Speaking of giving less fucks…
The yamas and the niyamas are ethical principles of yogic philosophy described in the first two limbs of Patanjali’s eightfold path. They are moral codes suggesting restraints (yamas) and “things to do” (niyamas) to live a just, meaningful life. I am sure that there are analogous principles or aphorisms in other traditions (Ten Commandments, “do unto others…,” never eat bagel bites straight out of the oven, et al.). One of the five yamas, which principally focus on our interactions with others and the world beyond us, involves the concept of Brahmacharya. According to Patanjali, this yama is focused on the clear and deliberate use of energy. Acknowledging the profound power of sexual energy, it was originally applied to celibacy, but can be much more widely applied to deliberate use of energy and resources (or non-excess).
“Anything that weakens you spiritually, emotionally, or physically; reject it as poison.” Swami Vivekananda.
As Swami Vivekananda suggests above, we only have so much energy. Brahmacharya pertains to a use of that time and energy in ways that are nourishing to us. So that may mean not eating a whole bag of Samoa Girl Scout Cookies for dinner (shout out Troop Beverly Hills, peak Shelley Long!). It may also mean not participating in relationships that do not feed you emotionally, not volunteering to host your book club again, or saying no to a party invitation because you are not feeling up for socializing.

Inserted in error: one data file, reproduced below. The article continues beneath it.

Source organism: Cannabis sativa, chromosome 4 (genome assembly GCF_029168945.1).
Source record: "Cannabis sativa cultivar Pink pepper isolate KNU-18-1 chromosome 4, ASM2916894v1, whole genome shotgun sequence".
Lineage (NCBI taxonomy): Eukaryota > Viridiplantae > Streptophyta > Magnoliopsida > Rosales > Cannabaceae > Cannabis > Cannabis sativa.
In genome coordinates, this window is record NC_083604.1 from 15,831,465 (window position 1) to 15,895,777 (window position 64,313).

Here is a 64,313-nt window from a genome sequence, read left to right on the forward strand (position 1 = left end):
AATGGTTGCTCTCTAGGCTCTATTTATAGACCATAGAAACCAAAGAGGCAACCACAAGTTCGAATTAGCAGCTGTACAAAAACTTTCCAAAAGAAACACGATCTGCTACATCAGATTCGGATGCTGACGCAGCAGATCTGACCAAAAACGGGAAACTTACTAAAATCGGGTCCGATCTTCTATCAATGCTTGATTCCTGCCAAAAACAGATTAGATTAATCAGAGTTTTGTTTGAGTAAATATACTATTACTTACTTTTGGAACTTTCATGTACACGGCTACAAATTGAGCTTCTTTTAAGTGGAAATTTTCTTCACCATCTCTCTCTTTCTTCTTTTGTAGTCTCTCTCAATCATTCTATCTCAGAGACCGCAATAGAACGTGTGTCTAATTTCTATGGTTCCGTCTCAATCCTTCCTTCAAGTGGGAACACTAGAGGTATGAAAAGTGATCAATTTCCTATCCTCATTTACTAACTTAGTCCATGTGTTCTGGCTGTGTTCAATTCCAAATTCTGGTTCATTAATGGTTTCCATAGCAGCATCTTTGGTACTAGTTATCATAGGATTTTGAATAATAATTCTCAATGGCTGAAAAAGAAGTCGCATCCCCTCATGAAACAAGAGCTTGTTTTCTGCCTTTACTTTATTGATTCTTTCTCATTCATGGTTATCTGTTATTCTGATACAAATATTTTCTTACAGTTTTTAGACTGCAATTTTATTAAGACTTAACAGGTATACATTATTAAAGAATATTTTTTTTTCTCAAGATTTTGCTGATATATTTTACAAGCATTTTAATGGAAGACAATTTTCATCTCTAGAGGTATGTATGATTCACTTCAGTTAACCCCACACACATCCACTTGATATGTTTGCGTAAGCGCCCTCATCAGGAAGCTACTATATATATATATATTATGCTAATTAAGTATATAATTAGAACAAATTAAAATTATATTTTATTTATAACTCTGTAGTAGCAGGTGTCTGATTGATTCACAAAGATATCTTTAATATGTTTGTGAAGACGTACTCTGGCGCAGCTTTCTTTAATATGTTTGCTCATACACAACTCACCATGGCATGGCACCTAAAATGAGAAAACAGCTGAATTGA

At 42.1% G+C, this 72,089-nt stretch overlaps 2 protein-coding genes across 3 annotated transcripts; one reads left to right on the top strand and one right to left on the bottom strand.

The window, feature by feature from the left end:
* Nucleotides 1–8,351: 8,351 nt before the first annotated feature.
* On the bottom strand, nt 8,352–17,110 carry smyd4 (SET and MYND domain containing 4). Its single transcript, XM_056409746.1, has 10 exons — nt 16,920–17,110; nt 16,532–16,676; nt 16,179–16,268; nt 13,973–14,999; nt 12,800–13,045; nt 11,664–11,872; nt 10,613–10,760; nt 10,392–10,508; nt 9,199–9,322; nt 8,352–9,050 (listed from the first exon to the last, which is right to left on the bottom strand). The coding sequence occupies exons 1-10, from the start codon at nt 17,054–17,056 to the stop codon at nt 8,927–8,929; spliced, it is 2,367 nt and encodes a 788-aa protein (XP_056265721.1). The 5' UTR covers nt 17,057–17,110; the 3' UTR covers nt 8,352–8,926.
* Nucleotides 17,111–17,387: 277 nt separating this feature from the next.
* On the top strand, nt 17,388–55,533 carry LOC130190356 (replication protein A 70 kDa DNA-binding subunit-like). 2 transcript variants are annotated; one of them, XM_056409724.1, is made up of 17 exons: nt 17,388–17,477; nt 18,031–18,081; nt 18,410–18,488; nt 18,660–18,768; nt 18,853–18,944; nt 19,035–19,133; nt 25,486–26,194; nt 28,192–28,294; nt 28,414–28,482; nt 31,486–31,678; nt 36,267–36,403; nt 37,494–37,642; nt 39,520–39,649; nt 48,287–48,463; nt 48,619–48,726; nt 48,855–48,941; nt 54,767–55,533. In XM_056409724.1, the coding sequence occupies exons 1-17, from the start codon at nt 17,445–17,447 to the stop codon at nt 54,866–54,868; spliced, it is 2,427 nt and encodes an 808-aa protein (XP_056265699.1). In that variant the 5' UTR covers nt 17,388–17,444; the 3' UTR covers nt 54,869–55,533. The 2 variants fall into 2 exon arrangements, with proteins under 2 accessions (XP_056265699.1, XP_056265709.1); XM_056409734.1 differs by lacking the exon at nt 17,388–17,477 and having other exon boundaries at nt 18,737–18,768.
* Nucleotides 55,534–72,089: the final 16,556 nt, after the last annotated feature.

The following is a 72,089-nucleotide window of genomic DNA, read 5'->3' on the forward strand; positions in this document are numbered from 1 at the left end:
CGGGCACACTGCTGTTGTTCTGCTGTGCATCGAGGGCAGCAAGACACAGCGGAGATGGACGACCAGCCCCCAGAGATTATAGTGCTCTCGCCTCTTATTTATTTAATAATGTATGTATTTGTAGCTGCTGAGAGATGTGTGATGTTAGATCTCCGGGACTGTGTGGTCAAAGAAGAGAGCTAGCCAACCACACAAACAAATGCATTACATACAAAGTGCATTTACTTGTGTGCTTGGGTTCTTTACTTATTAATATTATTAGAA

Using the example of saying what you need in the context of a party invitation...what can sometimes happen is that folks just choose to avoid the invitation and ghost away or use very ambiguous, non-committal language. This can be confusing to the recipient and selfish (keeps the “sayers” options open, and keeps the “hearer” guessing at what someone wants/needs/how they feel) and a remarkably tedious and energy draining way to communicate! As well, it discredits both parties as it assumes that someone cannot handle your feelings/wishes/setting boundaries. It can be on the surface passed off a as a “way to spare” someone’s feelings, but is often just a way for the “sayer” to avoid whatever negative emotion they may have about POSSIBLY DISAPPOINTING someone or missing out on something! We can handle it! You can handle it! We are made to bear difficulty. Sitting in discomfort (whatever that may be) is a skill that can be practiced, and is entirely possible! Also emotional discomfort is temporary. And emotions are just sensations…we can trust ourselves to just experience our feelings, not get caught in stories around them (tricky!), and move on, just like waves they will pass (the “good” and “bad” feelings, which is both heartening and dismaying to consider).
Being conscious of your needs and open and clear in sharing them, are benevolent acts that preserve valuable energy. By being direct about communicating how you feel and what you need and having clear boundaries around those things you both respect another person’s time and energy and also their emotional ability to cope with whatever you tell them (they can handle their shit...not yours to manage) AND also frees your mind up for not having to stress about how you are going to “get out” of that thing that you did not want to do anyways. All of which are soul and relationship feeding, and all of which preserve precious energy for what matters to you.